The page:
• Rhys Humphreys

I'm Thinking of Ending Things: Terrifying or Confusing? - Review

I’m Thinking of Ending Things is Charlie Kaufman’s new Netflix original. The film follows a young woman called Lucy (Jessie Buckley) and her boyfriend Jake (Jesse Plemons) and as the title suggests, she has thoughts about ending her relationship with Jake. Even though they have only been seeing each other for a month, she decides to go on a road trip to meet Jake’s mother (Toni Collette) and father (David Thewlis). It becomes very clear that not everything is what it seems, as she not only questions her relationship but her own mortality.




Going in, I was expecting to see a philosophical Kaufman film, but what I was not expecting, however, was to be terrified by it. As well as being a slow film, it succeeds in making the viewer feel uncomfortable. With a cast like this, it is safe to say that they delivered. Collette and Thewlis are both scarily accurate in the roles of the well-meaning but embarrassing older parents. What makes the acting phenomenal is the small but important details. Plemons folds his arms and constantly looks at the ground; Collette leans her head forwards and has an almost patronizing way of talking as she mentions embarrassing stories about Jake. One moment she is laughing, and then the next moment she is crying. Thewlis refuses to maintain eye contact with Jake, he makes inappropriate jokes that a father would, and does not appreciate Lucy’s art. These small touches add to the uncomfortable nature of the film.


However, the real star of the show is Jesse Plemons. At first, this seems like another “socially awkward” performance that Plemons is known for, however, as the film goes on his performance becomes more than that. The horror that comes from this film, is the very accurate portrayal of anxiety and depression. As the film goes on, it is speculated that Jake may have some form of anxiety, or might be on the autistic spectrum. Jake has not got a great relationship with his parents. They are well-meaning, but Jake is frustrated by the fact that they “don’t understand him.” This is one of the first signs that things are not normal, because Jake has an angry outburst at his mother for mispronouncing a word, and no one is bothered by this.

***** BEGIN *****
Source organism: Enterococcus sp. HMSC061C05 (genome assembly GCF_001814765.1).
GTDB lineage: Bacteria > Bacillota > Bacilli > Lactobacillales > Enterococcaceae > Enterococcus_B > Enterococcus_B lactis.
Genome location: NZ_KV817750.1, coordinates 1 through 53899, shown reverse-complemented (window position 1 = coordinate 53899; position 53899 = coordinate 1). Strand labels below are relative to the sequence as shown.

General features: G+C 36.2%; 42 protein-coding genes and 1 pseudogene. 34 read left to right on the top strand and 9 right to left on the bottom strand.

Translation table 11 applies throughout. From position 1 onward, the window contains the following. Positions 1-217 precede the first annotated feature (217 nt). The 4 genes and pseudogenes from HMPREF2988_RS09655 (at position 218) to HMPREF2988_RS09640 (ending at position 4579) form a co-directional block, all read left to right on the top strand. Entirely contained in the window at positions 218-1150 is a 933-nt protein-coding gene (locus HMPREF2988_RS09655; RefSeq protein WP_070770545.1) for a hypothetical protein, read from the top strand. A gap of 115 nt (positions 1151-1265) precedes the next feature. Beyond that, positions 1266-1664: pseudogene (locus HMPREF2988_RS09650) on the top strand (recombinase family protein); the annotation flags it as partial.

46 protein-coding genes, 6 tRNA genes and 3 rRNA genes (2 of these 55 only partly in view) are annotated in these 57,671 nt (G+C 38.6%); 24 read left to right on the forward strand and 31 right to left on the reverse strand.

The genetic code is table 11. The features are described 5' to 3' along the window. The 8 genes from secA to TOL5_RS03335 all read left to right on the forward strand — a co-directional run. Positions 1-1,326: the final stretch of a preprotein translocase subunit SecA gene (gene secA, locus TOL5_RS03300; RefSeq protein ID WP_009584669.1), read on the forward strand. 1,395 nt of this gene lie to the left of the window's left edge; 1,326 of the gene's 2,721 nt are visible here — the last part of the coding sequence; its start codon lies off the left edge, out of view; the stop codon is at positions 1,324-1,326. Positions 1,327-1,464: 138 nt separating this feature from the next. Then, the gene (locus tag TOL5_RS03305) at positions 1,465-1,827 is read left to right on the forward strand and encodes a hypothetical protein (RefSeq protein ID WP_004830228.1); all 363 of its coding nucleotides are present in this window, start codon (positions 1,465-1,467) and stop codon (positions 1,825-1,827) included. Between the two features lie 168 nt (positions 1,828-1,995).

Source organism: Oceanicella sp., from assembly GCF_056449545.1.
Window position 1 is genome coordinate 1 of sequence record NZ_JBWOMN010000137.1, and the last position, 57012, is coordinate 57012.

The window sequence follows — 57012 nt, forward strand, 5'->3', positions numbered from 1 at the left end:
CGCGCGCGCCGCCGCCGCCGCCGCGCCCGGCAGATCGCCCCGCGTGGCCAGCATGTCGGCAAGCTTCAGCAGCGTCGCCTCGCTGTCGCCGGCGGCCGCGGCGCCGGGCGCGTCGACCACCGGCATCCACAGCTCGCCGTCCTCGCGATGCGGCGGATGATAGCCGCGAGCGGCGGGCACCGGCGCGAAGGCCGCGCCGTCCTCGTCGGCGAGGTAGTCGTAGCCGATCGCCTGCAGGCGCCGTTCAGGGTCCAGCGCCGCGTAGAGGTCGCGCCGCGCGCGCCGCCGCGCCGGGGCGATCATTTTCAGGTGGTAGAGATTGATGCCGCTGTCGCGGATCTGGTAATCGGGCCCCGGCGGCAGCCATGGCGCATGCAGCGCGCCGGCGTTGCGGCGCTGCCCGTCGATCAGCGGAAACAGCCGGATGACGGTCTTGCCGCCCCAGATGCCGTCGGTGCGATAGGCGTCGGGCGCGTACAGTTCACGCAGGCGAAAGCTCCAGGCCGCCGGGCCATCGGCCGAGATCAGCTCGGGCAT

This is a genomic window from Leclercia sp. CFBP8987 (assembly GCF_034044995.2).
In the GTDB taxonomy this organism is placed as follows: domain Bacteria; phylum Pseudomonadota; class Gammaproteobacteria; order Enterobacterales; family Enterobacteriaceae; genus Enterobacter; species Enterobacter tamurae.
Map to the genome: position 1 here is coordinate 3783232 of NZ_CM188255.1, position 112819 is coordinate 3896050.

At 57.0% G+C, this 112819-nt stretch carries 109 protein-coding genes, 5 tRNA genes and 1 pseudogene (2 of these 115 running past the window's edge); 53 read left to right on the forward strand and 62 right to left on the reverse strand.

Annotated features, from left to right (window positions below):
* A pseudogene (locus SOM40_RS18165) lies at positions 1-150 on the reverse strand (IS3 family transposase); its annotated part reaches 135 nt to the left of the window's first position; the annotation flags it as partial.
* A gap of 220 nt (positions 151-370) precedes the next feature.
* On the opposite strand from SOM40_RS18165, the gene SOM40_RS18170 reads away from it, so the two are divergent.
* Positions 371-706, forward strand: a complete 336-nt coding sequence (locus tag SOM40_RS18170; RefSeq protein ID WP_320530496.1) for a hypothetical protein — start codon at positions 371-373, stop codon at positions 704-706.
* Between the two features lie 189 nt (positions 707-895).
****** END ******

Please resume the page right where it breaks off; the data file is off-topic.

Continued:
Jake is shown to be haunted by a memory of two girls laughing at him in school. Remember that time when you thought you saw those popular boys/girls talking about and giggling at you? Even if you were overthinking that, that memory is not going away, no matter what you do. The smallest details will linger in your mind no matter how good your life is. There is also a moment where the titular characters buy two drinks, but they decide not to drink them. Jake becomes desperate to get rid of them, and even this simple task becomes an anxiety-driven nightmare for him. It is clichéd to call a performance raw and humane, but this is the best description to give because I can imagine it hitting home for a lot of people.



Another reason why the film is so uncomfortable is because of Charlie Kaufman's directing. The conversations that Lucy has with Jake’s parents go nowhere, and then all of a sudden, a long shot will be implemented where Lucy is all alone in the frame. People will just disappear and then reappear, and portraits on the wall will suddenly change appearance without an explanation. Jake’s car and his childhood house become characters in the film as the characters are trapped in them with just their thoughts. When people describe depression, it is said that you want to be left alone, where you end up pushing your friends away and when you have so many thoughts but can't say them, because you don’t want to bother or worry your friends. Lucy is constantly thinking about ending things, but anytime she is asked what she is thinking of, she never dares to say it. Kaufman’s direction composes his actors in certain ways to perfectly capture the hell of depression and loneliness.


Without giving anything away, the film becomes very self-aware. It is a film that tries to understand itself by quoting philosophers and even references film critics like Pauline Kael. One of the conversations that Lucy and Jake have is just a glorified review of John Cassavetes’ Woman Under the Influence. In most films, quoting philosophers can become pointless, tiresome, and self-indulgent, and most of the film is just the titular characters in a car talking, but due to the mysterious nature of the film, it becomes engrossing. Some of the more interesting conversations include criticism of Freud and the song Baby It's Cold Outside. These speeches have a great impact on the true meaning of the film, as it is a character study that becomes a reflection on life, and an examination of popular culture. Jake blames his parents for who he is, but because of Lucy, Jake realises that he has to come to terms with who he is.



This film is not for everyone, but Kaufman’s masterpiece touches on many universal themes such as anxiety, childhood trauma, depression, fragmented memory, and regret. Before watching this film, it would be recommended to not read much about the film. Kaufman knows that people will try and fail at interpreting this film. It would be silly though to interpret it, you just got to enjoy the ride. Like life itself, you don't know where it is going to take you. Don’t waste this opportunity to be transported into the unknown...